The [http://hallmark.edu/ Hallmark Institute of Photography] is located in Turners Falls.

Two major corporations, Channing Bete and Yankee Candle, are headquartered in South Deerfield and Greenfield. Both communities have been had controversial zoning issues surrounding permitting variances to build big box stores such as Wal-Mart. Greenfield received national attention when its decision prevented Wal-Mart from building a store in town.

The county also garners tourism due to such attractions as Historic Deerfield (which hosts a craft fair in the summer and an even larger and more popular fall craft fair) , and a Butterfly Garden located in South Deerfield. The annual arrival of thousands of American and foreign tourists to observe the area's spectacular autumn foliage is a welcome boost to revenue.

Hampshire County

With the Five Colleges, Hampshire County has a significant part of its economy devoted to serving college students, including numerous independent bookstores and stationery shops.

The area is also home to many restaurants, ranging in class from sports bars to steakhouses. Northampton (also known to some as Hamp and others as NoHo) is the culinary capital of Western Massachusetts as well as having a reputation as a lesbian Mecca. The practice of adding candy, crushed cookies, and nuts to individual servings of ice cream, commonly called "smoosh-ins" or "mix-ins," was invented by Steve Herrell, proprietor of Herrell's ice cream parlor in Northampton.

With the exception of New England-based supermarkets (Big Y, Stop & Shop, Pricechopper), almost all of the big-box retailers in Hampshire County are located in the town of Hadley where the Hampshire Mall and the Mountain Farms Mall are located. Save for Hadley, and perhaps Northampton, the rest of the region is a land of "mom and pop" stores and a spattering of chain convenience stores.

Hampden County

With most of the large cities in Western Massachusetts, Hampden County generally has a more commercial-industrial economy than anywhere else in the region, a land of big-box retailers and heavy industry.

Tourism is also popular, particularly from the rest of New England, due to the museums at The Quadrangle, the Naismith Memorial Basketball Hall of Fame, the Springfield Symphony Orchestra, and CityStage in Springfield, and attractions such as The Big E in the town of West Springfield, and Six Flags New England in Agawam. The Holyoke Mall at Ingleside in Holyoke, Memorial Drive in Chicopee, Riverdale Street (often referred to by locals as "Riverdale Road") in West Springfield, and Boston Road in Springfield are popular destinations for shopping.

Outlying towns such as Tolland are sparsely populated and close enough to the Berkshires that outdoor activities such as camping make up a large part of their economy.

Conservation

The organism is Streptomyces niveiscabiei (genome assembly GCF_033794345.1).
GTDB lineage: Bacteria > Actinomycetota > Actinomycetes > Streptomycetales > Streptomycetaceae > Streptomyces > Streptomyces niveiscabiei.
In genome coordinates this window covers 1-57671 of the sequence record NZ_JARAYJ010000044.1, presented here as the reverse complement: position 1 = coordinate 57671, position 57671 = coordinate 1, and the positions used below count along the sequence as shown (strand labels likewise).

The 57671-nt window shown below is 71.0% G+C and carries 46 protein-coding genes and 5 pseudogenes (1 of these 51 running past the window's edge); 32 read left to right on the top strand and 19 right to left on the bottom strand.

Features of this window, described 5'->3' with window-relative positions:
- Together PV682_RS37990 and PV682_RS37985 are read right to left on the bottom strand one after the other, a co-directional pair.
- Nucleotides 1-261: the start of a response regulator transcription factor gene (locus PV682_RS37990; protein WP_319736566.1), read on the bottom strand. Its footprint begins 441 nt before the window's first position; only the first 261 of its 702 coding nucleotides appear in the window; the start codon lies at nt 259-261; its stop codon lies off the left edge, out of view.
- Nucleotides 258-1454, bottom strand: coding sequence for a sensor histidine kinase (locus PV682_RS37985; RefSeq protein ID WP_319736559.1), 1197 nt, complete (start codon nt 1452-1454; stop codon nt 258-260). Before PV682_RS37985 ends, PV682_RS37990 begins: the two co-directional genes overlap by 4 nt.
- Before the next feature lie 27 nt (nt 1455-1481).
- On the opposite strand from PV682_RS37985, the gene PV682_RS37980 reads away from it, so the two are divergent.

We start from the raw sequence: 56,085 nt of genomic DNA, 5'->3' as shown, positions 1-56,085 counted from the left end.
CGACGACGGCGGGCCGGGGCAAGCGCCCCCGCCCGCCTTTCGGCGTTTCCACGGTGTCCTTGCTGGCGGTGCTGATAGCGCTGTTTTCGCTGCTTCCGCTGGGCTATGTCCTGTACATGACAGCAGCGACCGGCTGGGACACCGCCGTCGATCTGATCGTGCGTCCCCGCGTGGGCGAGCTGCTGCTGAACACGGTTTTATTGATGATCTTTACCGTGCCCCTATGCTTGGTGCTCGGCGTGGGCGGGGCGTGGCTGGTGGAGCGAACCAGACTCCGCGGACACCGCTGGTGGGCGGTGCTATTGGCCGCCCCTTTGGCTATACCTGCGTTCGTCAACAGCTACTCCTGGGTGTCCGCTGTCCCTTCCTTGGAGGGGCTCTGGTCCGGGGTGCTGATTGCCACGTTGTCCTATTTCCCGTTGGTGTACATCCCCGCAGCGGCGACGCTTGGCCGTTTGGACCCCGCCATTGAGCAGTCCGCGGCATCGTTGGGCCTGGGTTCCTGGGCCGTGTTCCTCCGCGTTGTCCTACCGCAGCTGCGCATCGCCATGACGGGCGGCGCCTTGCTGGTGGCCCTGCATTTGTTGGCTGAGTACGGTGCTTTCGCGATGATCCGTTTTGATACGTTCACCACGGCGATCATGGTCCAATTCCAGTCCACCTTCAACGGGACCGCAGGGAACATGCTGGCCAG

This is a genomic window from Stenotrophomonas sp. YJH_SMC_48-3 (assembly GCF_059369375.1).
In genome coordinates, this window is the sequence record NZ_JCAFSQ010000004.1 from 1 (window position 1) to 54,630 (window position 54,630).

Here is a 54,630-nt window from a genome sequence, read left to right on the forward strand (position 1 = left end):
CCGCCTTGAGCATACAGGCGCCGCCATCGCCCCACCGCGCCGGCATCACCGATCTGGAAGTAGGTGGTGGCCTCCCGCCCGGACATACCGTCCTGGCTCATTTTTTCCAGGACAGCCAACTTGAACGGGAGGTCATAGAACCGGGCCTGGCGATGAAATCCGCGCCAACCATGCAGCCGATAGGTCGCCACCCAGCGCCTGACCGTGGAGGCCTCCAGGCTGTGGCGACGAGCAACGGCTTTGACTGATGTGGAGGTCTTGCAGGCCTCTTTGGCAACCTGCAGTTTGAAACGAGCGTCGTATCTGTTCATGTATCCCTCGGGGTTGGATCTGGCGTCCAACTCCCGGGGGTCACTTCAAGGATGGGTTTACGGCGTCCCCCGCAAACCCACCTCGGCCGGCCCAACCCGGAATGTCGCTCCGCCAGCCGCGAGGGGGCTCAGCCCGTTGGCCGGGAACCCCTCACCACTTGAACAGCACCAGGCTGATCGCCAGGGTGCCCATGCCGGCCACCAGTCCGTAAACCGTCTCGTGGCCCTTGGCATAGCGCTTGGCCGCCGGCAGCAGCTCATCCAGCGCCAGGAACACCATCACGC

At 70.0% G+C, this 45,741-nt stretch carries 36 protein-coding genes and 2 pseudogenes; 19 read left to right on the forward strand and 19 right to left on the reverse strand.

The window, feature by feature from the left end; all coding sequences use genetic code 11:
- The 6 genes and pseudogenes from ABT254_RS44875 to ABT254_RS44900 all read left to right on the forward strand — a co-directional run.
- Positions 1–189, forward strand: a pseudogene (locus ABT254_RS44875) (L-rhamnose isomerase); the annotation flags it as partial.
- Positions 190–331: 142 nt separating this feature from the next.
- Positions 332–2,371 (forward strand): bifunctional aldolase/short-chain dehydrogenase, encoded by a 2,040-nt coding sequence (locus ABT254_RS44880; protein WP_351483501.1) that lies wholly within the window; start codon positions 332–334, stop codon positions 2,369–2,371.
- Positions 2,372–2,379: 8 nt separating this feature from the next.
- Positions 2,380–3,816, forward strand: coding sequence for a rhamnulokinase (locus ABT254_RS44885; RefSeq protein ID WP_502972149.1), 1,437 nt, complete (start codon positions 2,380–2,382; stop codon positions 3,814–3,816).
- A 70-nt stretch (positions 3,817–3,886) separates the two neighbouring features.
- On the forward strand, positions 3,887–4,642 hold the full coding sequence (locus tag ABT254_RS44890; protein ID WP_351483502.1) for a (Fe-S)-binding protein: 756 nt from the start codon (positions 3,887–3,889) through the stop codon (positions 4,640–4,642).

Appreciation of the natural environs is a big part of the Valley life, with numerous non-profit nature sanctuaries, as well as state and municipal parks and forests. Because of the considerable natural and cultural resources of the Pioneer Valley, state environmental agencies have made a substantial investment in protecting undeveloped land in the region, particularly along the Connecticut River, and in the mostly rural 'hilltowns' to its west. Government conservation efforts have targeted wildlife and rare plant habitat, recreational sites and corridors including the Metacomet-Monadnock Trail, and the very rich agricultural soils in farming towns such as Hadley, Massachusetts. Their efforts have been augmented and assisted by local and regional conservation land trusts, and state-wide and national conservation organizations. Many of these organizations also protect additional land through direct ownership of conservation areas and land held under conservation easement. Many municipalities in the area also have conservation holdings, usually under the aegis of the community's 'conservation commission', the appointed body which also applies local and state environmental regulations, or held as part of local water supply systems.

One notable area consists of [http://www.mass.gov/dcr/parks/central/mtom.htm Mount Tom State Reservation] , [http://www.mass.gov/dcr/parks/central/hksp.htm Mount Holyoke Range State Park] , and [http://www.mass.gov/dcr/parks/central/skin.htm Skinner State Park] , which, joined with the 600-acre Arcadia Wildlife Sanctuary held by the Massachusetts Audubon Society, form a long wildlife corridor stretching across the Connecticut River.

References

ee also

*Massachusetts geography
*Western Massachusetts
*Mount Sugarloaf State Reservation

External links

* [http://busacksblog.blogspot.com Busack's Blog (Pioneer in the Valley)]
* [http://www.chronos-historical.org/highway/index.html US-5: A Highway to History] (History of the Pioneer Valley)
* [http://www.valleyvisitor.com/ Greater Springfield Convention & Visitors Bureau]
* [http://www.pvpc.org/ Pioneer Valley Planning Commission]
* [http://www.ecommunityguide.com/ Pioneer Valley Guide]
* [http://www.granbyma.net/whattodoinpioneervalley.php What to Do in Pioneer Valley]